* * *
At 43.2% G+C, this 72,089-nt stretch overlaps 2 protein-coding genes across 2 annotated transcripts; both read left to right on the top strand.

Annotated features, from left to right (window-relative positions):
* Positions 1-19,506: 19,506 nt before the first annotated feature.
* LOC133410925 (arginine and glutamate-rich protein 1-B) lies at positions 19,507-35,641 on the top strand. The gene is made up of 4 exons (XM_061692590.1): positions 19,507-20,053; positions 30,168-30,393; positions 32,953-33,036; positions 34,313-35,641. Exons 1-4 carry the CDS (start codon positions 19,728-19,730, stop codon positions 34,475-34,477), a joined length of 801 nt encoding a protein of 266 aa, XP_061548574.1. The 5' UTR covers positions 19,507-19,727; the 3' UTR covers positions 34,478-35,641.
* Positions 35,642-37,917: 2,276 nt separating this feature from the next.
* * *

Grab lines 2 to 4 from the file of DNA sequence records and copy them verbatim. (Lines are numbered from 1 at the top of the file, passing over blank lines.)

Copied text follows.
Annotated features, from left to right (window-relative positions):
* Positions 1-19,506: 19,506 nt before the first annotated feature.
* LOC133410925 (arginine and glutamate-rich protein 1-B) lies at positions 19,507-35,641 on the top strand. The gene is made up of 4 exons (XM_061692590.1): positions 19,507-20,053; positions 30,168-30,393; positions 32,953-33,036; positions 34,313-35,641. Exons 1-4 carry the CDS (start codon positions 19,728-19,730, stop codon positions 34,475-34,477), a joined length of 801 nt encoding a protein of 266 aa, XP_061548574.1. The 5' UTR covers positions 19,507-19,727; the 3' UTR covers positions 34,478-35,641.